Casino operator Genting Singapore got badly beaten up in Q4 by its VIP gamblers, who helped push company profits down by nearly a third.
Revenue in the three months ending Dec. 31 slipped just 8% to S$637.9m, but earnings fell 17% to $166m and net profit after tax fell 30% to $118.9m. Things were a little brighter on the full year front, with revenue up 1% to $2.86b, earnings down 3% to $836m and profit down 10% to $635m.
The company, which operates Resorts World Sentosa (RWS) in Singapore and recently broke ground on its Resorts World Jeju project in South Korea, blamed its Q4 slide on high rollers with hot hands. The company said RWS’ mass and premium mass segments displayed “respectable growth” but the VIP business experienced “significant below average win percentage and rolling volume.”
Taking a page from Crown Resorts’ book, Genting argues that if you applied theoretical normalized hold percentages to its VIP business, earnings would have risen by close to a third. Sadly, we don’t live on Theoretical Normalized Earth, where Brad Pitt is a lot less handsome and the rest of us are a lot less fugly.
Speaking of fugly, Genting’s bad debt provisions were up, up and away as more high-rollers proved unable or unwilling to honor their casino markers. For Q4, bad debts were up nearly 43% to $82m while the full year figure was up nearly 42% to $185m.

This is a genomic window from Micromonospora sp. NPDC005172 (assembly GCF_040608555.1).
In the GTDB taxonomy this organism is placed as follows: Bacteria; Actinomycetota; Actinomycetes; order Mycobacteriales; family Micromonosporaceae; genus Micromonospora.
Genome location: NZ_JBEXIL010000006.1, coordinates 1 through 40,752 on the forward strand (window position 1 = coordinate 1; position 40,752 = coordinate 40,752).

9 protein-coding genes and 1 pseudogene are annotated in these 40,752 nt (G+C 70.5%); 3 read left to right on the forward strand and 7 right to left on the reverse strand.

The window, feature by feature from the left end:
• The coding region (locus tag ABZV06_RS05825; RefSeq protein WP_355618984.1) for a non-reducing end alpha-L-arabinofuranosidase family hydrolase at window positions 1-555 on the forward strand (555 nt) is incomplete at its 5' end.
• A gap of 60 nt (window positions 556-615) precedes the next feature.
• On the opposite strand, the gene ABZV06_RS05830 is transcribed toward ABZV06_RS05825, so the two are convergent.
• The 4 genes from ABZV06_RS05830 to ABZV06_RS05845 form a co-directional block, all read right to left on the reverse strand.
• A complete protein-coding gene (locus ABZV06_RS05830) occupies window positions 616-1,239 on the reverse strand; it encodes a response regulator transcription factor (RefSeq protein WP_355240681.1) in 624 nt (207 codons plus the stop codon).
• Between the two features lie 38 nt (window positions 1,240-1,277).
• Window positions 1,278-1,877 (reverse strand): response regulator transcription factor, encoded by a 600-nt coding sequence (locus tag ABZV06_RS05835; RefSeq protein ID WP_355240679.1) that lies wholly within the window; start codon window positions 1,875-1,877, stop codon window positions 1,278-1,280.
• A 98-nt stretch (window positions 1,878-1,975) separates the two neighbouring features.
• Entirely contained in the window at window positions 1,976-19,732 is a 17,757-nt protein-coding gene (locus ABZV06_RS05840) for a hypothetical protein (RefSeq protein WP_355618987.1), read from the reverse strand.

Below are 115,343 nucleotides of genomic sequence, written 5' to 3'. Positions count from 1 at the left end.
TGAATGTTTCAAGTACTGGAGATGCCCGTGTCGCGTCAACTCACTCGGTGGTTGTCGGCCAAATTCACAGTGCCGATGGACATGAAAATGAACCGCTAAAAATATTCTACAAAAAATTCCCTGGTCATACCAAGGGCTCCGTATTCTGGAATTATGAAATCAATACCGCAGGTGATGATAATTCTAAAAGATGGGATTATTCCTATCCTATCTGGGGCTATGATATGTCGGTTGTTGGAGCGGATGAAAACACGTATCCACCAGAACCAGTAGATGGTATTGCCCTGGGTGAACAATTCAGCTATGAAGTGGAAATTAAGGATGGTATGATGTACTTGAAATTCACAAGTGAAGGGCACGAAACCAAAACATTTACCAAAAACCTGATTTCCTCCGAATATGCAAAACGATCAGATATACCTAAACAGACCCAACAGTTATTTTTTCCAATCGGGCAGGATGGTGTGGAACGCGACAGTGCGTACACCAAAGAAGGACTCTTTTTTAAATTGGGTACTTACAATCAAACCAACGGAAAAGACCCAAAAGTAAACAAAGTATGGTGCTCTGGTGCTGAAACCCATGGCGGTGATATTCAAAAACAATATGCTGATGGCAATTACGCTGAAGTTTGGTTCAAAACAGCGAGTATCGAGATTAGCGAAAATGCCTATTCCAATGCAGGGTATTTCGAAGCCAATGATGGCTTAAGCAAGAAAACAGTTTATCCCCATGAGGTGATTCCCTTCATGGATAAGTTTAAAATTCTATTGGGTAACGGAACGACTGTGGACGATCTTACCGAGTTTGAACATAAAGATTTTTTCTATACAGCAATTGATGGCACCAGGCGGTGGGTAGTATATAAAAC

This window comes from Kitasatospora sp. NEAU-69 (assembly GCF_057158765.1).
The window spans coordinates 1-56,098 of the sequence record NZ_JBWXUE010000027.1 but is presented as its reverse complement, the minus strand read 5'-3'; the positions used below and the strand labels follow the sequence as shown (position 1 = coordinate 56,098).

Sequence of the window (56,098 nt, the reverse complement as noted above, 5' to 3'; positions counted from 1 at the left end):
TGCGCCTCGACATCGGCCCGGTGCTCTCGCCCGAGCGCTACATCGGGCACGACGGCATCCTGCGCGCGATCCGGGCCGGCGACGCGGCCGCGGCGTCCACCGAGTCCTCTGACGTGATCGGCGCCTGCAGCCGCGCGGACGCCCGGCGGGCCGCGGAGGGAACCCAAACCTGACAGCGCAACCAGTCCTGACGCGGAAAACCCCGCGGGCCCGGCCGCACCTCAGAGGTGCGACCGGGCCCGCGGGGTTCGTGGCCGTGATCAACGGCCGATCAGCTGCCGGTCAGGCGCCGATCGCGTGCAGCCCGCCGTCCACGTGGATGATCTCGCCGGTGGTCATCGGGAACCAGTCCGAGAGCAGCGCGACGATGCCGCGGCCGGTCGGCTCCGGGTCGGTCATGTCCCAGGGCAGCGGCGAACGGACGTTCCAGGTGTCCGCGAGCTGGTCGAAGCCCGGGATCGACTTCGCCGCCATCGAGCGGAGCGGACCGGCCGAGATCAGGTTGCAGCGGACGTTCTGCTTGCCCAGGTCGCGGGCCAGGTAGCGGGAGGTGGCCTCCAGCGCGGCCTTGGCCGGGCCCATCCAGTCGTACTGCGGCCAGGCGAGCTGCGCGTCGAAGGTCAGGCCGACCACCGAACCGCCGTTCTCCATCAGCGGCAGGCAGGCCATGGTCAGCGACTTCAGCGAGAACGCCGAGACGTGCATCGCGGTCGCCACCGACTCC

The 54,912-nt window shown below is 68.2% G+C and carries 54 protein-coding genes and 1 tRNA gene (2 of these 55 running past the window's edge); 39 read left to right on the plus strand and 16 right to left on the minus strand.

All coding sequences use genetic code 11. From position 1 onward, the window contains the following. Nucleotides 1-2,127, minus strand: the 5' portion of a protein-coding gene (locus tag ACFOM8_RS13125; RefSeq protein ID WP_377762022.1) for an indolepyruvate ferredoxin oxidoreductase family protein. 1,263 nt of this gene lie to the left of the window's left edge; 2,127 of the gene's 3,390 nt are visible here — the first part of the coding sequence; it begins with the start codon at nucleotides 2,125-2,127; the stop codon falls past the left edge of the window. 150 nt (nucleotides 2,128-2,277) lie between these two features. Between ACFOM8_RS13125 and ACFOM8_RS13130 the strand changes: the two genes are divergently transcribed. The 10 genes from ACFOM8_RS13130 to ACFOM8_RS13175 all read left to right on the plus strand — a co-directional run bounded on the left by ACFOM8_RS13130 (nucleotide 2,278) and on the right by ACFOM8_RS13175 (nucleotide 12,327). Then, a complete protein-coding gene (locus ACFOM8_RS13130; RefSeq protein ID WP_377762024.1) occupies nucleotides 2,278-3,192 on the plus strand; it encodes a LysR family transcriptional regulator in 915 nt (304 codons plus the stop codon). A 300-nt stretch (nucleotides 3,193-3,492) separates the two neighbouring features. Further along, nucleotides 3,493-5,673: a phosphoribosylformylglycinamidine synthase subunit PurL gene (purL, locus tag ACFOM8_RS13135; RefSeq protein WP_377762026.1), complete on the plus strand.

Genting’s results are all the more fugly given the stellar Q4 numbers posted by their crosstown rival, Marina Bay Sands (MBS). The Las Vegas Sands property posted revenue gains of over 27% in Q4. MBS also enjoyed a 98.3% occupancy rate while RWS could manage only 93%.
Genting acknowledged that “the business environment around us has changed rapidly and we face stiff competition,” both in Singapore and from other regional players all chasing the same dwindling supply of high-rollers. Genting says the “macro-economic ecosystem has been altered to an extent that the gaming industry has to adjust to a new norm.” These adjustments include RWS “reorganizing its gaming programmes to focus marketing initiatives towards the foreign premium mass and mass market segments.”
While non-gaming revenue fell 4% in Q4, Genting says its non-gaming business “remains strong.” Hopes are that non-gaming earnings will post “respectable growth” in 2015 as the travel industry “climbs out of a difficult year in the region.” To lure visitors, the second quarter will see the launch of Genting’s new “Puss in Boots’ Giant Journey” attraction as well as the return of Battlestar Galactica dueling roller coasters.